With the blue shad down, it was time to move to base colors. The base color is the most prominent color of the miniature, in this case purple. For the first layer of purple, I used a dark purple, sprayed at a 45* angle over the miniatures. In the shadows, I still wanted the dark blue to be visible. Where it seemed natural for light to highlight, I made a few extra passes to brighten the purple color and mark it later for further contrast.
Rather than mixing colors, I applied a pre-made, lighter red-ish purple. As the highlights increase in contrast, the angle of spray increases; this time to between 15*-30* approximately. It is important to leave a bit of the previous layers still visible, especially in the recesses. With this color, aim to highlight the brighter areas that are closes to the light source.
It's okay if this takes a couple of passes to get an appealingly bright color.
Here we see the highlights building into a pink color. Remember, pink is a tone of red. Red is opposite blue on the color wheel. Red and blue make purple. Blue is the shade on these pieces and pink is the highlight.
Mixing white with the purple would have created too strong of a contrast. Instead, a touch of bleached bone and several layers later we have these highlights. This was sprayed at 0*-10* to mark the places with the strongest highlights-that is, those closest to the light source. More importantly, these highlight layers were carefully applied to the points with the most likelihood of being highlighted by the light source.
How do I know where to highlight?
This comes with practice. As you're out and about during the day, observe how lights highlight objects around you.
If necessary, after a few passes with this layer, add a bit more bleached bone to the mix to highlight even further.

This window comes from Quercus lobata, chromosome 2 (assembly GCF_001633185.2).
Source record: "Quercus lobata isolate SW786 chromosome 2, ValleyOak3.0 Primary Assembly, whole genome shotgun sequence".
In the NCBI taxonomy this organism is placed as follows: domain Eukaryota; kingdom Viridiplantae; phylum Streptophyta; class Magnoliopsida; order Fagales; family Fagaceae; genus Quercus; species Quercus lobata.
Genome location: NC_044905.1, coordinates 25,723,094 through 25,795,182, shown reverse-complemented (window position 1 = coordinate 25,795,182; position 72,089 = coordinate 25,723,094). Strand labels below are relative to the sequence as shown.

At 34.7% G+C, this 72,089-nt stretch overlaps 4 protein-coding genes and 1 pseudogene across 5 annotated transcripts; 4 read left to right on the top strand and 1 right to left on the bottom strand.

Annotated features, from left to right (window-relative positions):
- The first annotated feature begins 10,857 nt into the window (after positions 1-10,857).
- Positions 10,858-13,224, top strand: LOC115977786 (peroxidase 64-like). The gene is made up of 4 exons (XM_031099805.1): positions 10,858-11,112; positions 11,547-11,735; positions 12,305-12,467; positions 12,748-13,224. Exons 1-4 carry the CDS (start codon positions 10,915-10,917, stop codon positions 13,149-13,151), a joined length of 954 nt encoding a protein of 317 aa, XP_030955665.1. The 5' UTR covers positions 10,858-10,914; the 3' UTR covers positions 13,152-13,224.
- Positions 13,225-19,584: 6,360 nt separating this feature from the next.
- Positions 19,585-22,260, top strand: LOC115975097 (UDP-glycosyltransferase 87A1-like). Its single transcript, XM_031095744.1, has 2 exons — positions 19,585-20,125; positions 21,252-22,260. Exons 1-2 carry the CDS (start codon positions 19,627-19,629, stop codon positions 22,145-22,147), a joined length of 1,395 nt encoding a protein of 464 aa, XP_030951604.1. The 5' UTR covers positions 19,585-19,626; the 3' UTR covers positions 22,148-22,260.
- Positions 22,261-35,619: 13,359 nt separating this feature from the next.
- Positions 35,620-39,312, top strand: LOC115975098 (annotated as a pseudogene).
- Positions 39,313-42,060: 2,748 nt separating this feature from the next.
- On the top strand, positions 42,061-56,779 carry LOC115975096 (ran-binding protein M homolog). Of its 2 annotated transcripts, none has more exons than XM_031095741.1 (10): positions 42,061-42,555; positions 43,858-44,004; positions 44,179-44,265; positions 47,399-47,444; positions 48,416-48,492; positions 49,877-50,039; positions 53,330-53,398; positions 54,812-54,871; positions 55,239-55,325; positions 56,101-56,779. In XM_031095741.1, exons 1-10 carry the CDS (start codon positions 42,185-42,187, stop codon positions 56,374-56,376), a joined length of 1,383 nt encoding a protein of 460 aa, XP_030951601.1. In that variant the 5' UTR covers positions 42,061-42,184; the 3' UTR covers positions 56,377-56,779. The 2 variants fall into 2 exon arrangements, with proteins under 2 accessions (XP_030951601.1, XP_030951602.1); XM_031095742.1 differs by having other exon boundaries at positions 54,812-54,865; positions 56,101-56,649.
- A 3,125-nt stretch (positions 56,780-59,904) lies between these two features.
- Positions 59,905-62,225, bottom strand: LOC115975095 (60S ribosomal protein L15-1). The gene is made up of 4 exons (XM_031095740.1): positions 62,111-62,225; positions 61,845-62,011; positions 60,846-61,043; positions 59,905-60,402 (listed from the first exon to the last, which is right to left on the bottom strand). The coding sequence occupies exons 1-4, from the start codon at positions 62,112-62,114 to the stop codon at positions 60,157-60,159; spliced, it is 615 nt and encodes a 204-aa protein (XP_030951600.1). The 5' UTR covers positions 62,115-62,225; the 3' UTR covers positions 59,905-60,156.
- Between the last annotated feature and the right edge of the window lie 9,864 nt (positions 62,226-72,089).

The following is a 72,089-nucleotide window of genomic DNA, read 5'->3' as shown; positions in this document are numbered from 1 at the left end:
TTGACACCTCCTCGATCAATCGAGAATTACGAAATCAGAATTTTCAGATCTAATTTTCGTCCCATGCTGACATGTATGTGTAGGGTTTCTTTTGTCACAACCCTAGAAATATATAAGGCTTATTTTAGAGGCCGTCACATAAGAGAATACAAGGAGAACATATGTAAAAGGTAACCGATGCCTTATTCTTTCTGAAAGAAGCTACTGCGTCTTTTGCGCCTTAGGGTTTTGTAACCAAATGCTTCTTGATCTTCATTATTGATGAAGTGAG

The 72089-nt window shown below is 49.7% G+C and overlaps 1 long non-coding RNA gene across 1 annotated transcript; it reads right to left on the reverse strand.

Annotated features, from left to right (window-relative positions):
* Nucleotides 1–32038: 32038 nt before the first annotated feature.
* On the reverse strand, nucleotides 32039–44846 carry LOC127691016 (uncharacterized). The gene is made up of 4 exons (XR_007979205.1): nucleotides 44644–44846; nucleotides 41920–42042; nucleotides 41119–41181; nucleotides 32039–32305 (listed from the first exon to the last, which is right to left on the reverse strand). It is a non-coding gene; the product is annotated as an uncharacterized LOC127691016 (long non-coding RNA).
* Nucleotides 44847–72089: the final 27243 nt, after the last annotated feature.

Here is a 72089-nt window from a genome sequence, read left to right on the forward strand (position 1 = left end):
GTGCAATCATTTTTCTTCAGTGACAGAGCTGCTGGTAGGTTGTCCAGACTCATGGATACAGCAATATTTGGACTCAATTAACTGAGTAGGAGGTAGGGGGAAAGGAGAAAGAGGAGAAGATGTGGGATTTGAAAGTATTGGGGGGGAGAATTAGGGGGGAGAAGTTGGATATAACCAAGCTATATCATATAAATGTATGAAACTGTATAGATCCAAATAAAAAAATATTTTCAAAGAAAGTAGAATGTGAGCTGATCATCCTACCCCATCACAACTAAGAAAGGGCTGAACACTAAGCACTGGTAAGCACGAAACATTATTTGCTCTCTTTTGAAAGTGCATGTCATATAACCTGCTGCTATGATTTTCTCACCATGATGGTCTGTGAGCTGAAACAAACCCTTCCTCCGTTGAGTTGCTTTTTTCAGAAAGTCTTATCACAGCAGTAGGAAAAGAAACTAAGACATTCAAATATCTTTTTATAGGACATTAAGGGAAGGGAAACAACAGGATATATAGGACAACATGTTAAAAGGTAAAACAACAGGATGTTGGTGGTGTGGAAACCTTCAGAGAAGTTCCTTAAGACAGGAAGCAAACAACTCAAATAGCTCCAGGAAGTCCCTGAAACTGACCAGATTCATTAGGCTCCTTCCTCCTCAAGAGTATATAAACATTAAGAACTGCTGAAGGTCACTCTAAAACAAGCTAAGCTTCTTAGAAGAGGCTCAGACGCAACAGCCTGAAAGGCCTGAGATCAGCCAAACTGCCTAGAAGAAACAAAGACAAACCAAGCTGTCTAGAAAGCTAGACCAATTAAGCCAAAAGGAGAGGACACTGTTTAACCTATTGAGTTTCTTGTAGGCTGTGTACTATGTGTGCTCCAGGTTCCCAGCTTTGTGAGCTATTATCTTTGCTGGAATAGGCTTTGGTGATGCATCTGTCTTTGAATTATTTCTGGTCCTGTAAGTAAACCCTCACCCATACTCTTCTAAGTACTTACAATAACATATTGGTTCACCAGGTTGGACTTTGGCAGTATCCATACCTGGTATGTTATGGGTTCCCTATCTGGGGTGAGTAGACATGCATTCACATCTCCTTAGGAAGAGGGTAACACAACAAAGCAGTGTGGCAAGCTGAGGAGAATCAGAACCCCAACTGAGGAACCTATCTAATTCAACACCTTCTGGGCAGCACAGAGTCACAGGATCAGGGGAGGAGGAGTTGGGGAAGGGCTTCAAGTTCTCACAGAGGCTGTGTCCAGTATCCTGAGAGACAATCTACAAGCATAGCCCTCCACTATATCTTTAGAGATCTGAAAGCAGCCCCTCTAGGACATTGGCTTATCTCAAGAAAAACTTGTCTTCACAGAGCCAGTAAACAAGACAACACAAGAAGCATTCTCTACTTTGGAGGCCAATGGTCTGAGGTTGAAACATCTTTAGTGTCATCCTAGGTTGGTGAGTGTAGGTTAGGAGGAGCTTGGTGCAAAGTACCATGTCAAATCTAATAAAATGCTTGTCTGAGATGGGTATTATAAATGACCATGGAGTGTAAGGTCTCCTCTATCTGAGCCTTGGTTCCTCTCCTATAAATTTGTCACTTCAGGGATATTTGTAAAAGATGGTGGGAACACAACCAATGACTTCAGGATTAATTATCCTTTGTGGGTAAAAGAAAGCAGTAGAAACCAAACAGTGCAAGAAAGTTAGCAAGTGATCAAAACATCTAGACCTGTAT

To bring the pieces together, tone down the highlights a bit, and make the transitions more smooth, I added a wash of purpled ink. This wash formula was built from ink, Future floor polish, and water in a 1:10:10 ratio. This is a very light wash, and may need to be applied in several layers. It is always better to do several light layers than one dark layer.
When washing a miniature, place your brush loaded with the wash on the highlight and drag it towards the shadow. This will cause the ink to pool in the dark area, giving you a shading effect. It also doesn't hurt that you're dragging the ink to a dark area where unnecessary pooling will be less apparent.
The highlight colors and cockpit jeweling were all done in the same way, but with brushes. Start with a dark shade (red and dark brown, blue and dark brown, and dark green), moving progressively to lighter colors. This layering technique, often described as jeweling, is actually what artists strive for across the entire piece. It creates depth and contrast, that combined give the miniature both artistic appeal and the illusion of mass and volume.
For the bases, I sprayed the entire base black again. I wasn't worried with this oversprayed onto the feet-it was ash. After that, I applied a light drybrush of dark brown followed by very light drybrushing of grey. Where it was too bright for a burned landscape, I applied a black wash.
A few minor other details like metallics, sponge paint chipping, and some weathering pastels and the pieces were done.
Purple is a great color to paint with. Not only is it easy to use with relatively solid coverage and fluid application, but it's also a great study in color theory. The techniques learned when working with purple apply to nearly every other color.
I'm still not a fan of Leaguers.
Have your own purple plans? If there a color you'd like to see featured here? Throw it in the comments!